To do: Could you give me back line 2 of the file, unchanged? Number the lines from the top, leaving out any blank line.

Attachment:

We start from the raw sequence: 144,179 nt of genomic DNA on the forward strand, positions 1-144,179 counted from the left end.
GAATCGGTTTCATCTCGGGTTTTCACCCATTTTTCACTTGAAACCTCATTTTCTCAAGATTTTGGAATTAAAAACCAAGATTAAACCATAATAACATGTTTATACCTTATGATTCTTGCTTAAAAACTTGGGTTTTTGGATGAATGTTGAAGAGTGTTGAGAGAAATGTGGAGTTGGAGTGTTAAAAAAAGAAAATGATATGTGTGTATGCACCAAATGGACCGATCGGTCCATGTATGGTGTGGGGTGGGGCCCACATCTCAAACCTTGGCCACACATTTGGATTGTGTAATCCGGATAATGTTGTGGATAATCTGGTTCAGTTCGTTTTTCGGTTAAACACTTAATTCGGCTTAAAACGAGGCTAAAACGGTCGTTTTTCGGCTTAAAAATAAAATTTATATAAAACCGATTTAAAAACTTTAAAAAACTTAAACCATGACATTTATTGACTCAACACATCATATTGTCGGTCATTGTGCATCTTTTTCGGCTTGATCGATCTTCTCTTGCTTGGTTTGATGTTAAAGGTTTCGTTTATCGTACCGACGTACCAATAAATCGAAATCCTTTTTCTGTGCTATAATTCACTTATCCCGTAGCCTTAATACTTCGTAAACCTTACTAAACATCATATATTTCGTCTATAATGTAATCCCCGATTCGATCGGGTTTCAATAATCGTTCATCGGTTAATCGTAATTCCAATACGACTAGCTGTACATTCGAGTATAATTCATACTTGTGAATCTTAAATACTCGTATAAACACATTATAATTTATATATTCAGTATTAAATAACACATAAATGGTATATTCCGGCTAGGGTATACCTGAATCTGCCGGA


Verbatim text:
GAATCGGTTTCATCTCGGGTTTTCACCCATTTTTCACTTGAAACCTCATTTTCTCAAGATTTTGGAATTAAAAACCAAGATTAAACCATAATAACATGTTTATACCTTATGATTCTTGCTTAAAAACTTGGGTTTTTGGATGAATGTTGAAGAGTGTTGAGAGAAATGTGGAGTTGGAGTGTTAAAAAAAGAAAATGATATGTGTGTATGCACCAAATGGACCGATCGGTCCATGTATGGTGTGGGGTGGGGCCCACATCTCAAACCTTGGCCACACATTTGGATTGTGTAATCCGGATAATGTTGTGGATAATCTGGTTCAGTTCGTTTTTCGGTTAAACACTTAATTCGGCTTAAAACGAGGCTAAAACGGTCGTTTTTCGGCTTAAAAATAAAATTTATATAAAACCGATTTAAAAACTTTAAAAAACTTAAACCATGACATTTATTGACTCAACACATCATATTGTCGGTCATTGTGCATCTTTTTCGGCTTGATCGATCTTCTCTTGCTTGGTTTGATGTTAAAGGTTTCGTTTATCGTACCGACGTACCAATAAATCGAAATCCTTTTTCTGTGCTATAATTCACTTATCCCGTAGCCTTAATACTTCGTAAACCTTACTAAACATCATATATTTCGTCTATAATGTAATCCCCGATTCGATCGGGTTTCAATAATCGTTCATCGGTTAATCGTAATTCCAATACGACTAGCTGTACATTCGAGTATAATTCATACTTGTGAATCTTAAATACTCGTATAAACACATTATAATTTATATATTCAGTATTAAATAACACATAAATGGTATATTCCGGCTAGGGTATACCTGAATCTGCCGGA